Ireland is scrapping the ill-starred evoting scheme on which it has already lavished upwards of €51m without a single vote being cast, the government announced today.
The Minister for the Environment, Heritage and Local Government, John Gormley said in a statement that “a process will now be put in place, including discussions with the supplier, to address the disposal of the electronic voting and counting equipment and termination of storage arrangements.” Apparently just storing the system costs the country millions of euros.
Today, however, Gormley admitted that retrofitting the machines to provide an audit trail would cost the government another €21m.
He noted that “the public in broad terms appear to be satisfied with the present paper-based system and we must recognise this in deciding on the future steps to be taken with the electronic voting system.”
The minister also acknowledged that “the assurance of public confidence in the democratic system is of paramount importance and it is vital to bring clarity to the present situation”.
The present situation of course, is that the Irish economy is in collapse. The country is in its first recession since the 1980s, the government has published an austerity budget and the churches are filling up for the first time in years, because they’re the only thing that’s free.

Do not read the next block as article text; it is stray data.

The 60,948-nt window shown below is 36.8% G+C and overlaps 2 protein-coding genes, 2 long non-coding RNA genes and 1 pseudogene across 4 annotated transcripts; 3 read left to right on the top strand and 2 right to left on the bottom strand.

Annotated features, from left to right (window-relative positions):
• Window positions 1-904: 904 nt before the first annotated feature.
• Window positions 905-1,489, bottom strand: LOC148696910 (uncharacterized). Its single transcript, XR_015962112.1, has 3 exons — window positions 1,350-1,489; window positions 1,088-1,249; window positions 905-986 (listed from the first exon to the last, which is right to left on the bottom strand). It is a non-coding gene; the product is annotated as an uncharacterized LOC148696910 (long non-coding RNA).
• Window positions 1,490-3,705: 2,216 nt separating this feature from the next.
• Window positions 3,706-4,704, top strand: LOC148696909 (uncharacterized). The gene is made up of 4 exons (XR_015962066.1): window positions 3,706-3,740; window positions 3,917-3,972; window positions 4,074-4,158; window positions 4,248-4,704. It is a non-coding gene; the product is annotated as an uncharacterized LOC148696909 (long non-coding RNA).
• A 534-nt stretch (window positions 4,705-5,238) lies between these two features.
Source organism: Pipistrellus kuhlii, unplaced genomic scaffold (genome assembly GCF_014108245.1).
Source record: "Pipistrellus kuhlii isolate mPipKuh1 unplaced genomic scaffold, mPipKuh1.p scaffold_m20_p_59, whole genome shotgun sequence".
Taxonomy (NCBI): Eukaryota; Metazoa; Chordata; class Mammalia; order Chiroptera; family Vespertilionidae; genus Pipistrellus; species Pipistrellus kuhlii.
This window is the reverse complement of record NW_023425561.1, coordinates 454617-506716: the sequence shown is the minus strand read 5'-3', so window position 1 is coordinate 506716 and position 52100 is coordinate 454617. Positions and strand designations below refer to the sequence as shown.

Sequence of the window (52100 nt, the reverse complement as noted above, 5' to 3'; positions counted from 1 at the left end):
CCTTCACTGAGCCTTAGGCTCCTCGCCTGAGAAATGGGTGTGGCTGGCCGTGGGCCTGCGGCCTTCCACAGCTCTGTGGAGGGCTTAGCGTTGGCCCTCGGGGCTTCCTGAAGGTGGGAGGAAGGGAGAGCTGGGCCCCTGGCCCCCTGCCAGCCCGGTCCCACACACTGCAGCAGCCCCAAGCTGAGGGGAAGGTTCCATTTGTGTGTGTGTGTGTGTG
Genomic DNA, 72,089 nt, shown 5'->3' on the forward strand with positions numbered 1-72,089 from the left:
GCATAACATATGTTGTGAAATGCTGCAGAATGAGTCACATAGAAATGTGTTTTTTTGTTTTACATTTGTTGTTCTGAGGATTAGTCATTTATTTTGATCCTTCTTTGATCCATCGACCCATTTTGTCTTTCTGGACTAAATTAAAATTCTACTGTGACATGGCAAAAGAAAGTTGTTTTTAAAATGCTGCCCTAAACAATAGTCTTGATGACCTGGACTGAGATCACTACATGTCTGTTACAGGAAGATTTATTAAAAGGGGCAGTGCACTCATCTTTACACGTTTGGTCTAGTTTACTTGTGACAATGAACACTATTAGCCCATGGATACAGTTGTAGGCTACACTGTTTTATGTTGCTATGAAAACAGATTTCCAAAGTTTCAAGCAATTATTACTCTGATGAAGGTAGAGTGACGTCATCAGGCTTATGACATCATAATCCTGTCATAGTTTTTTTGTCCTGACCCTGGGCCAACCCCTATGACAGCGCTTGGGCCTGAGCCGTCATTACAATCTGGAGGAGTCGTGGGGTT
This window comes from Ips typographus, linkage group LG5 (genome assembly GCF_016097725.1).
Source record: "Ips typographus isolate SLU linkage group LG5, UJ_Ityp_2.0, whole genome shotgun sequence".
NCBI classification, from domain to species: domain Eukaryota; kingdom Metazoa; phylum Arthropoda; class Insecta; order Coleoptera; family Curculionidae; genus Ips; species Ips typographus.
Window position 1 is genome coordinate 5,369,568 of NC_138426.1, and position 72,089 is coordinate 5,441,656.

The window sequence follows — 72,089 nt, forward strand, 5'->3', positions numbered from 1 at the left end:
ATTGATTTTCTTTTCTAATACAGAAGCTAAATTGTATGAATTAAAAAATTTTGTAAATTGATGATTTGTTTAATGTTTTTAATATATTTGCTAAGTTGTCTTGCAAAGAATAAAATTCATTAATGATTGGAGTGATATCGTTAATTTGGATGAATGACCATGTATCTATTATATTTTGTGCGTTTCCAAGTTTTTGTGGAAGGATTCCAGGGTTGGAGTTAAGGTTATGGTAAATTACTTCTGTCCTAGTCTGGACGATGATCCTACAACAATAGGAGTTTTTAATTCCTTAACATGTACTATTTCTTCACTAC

Stupid old pencils suddenly seem like a good idea, though the politicians might not want to think too hard about what the public would like to do with them right now.
Hit hard by the recession, Microsoft (NSDQ: MSFT) reported the first year-over-year revenue drop in its history Thursday—and posted revenue short of analysts’ expectations.
The company posted net income of $2.98 billion (33 cents per share), down 32 percent from the $4.4 billion (47 cents per share) recorded during the same period a year ago. However, that included a 6 cents per share one-time charge due to severance payments and investment impairments. Revenue for the company’s third fiscal quarter dropped 6 percent to $13.65 billion, from $14.45 billion a year ago.
On average, analysts had expected earnings per share of 39 cents and revenue of $14.1 billion.